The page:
Using an inverted backline shape, your runners from a ruck can give the 9 more options to pick up the best-placed player to break the defensive line. An inverted three is a group of three players that line up so the furthest player is in front. All but the first player in the line can take the ball with a player in support to drive them out and away from the previous breakdown. It’s easy for the outside players to adjust their timing to support the first player if he’s the receiver. MORE
Stop your 10 drifting
Fly halves (10s) that angle away the source of the ball before they pass, force their own backline across, losing attacking space wider out. Help your 10 stop drifting.
- Have a feeder pass to the 10
- The 10 runs up the pitch, next to the ruck pads, taking and passing on the ball
- A second receiver runs to take the pass. They can run towards or away from the pass if you want to develop a play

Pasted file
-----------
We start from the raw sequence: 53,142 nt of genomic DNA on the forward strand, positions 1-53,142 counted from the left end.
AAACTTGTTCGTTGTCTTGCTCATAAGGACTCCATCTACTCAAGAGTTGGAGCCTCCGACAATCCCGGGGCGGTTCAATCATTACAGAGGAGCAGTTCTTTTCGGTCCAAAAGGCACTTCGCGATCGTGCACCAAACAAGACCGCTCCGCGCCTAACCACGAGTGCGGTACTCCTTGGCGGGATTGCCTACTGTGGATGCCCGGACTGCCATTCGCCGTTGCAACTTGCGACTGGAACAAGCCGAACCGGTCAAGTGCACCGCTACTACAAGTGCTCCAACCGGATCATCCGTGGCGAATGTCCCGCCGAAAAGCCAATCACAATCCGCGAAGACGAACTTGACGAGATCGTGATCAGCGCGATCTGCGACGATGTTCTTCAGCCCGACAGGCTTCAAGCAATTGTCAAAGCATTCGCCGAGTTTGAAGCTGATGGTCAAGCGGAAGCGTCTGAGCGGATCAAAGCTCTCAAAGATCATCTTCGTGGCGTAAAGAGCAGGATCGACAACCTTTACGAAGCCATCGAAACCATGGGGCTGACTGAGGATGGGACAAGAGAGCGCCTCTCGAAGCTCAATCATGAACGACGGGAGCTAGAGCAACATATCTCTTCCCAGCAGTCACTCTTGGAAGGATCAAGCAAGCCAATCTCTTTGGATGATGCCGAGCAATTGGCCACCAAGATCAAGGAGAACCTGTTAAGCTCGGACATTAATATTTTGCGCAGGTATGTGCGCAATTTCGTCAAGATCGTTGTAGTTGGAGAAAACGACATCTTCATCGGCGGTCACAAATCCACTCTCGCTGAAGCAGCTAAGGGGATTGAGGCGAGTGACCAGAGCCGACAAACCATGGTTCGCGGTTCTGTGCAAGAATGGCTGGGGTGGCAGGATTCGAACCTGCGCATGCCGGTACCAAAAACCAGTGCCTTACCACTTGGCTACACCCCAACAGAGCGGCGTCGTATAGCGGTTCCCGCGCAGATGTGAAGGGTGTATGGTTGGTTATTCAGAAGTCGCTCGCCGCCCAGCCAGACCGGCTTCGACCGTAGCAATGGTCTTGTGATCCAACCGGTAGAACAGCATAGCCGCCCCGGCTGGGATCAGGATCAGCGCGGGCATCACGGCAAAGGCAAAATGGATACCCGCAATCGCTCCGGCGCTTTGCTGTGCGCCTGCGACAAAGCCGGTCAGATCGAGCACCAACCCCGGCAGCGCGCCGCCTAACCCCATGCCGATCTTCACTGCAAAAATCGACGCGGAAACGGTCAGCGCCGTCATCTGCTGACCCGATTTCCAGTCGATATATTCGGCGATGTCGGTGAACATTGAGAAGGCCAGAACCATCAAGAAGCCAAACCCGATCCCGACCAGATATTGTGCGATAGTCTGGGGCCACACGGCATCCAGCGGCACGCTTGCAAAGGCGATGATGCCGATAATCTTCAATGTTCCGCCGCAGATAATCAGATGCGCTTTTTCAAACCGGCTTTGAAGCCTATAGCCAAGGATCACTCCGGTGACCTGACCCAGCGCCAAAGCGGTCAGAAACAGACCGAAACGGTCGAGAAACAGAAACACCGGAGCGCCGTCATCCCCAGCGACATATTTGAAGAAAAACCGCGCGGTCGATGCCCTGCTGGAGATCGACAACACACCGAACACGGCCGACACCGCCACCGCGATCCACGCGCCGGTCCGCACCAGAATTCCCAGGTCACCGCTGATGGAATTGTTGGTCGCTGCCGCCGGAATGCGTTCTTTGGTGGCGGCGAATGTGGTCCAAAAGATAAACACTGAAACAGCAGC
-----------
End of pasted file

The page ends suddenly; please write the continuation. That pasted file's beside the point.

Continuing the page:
- Now the 10 has to take the pass inside a target area
- The 10 then passes to the next player at the next target area
A line of tackle pads on their sides. Two 2m coned squares 5m apart. Balls.
HOW TO DO IT
- Line a 10 up just behind the wall of tackle pads with a 9 to the same side. A second receiver (12) starts on the other side of the wall.
- The 9 passes to the moving 10, who passes to the 12 (see picture 1).
- 10 is not allowed to run past the wall and the tackle pads keep them in position. Work both ways up and down the wall for passes off both hands.
- Replace the wall of tackle pads with the 2m squares 5m apart. The exercise is run the same way, except the 10 cannot receive the ball until they have entered the first square, and may not pass the ball until they have entered the second (see pictures 2 and 3).
- Adding an oncoming defender arriving slightly later at the second square creates realism.
- Remove all the cones and pads at the end and see if the 10 still drifts.
- Head up, scanning the space in front.
- Maintaining a straight line between squares.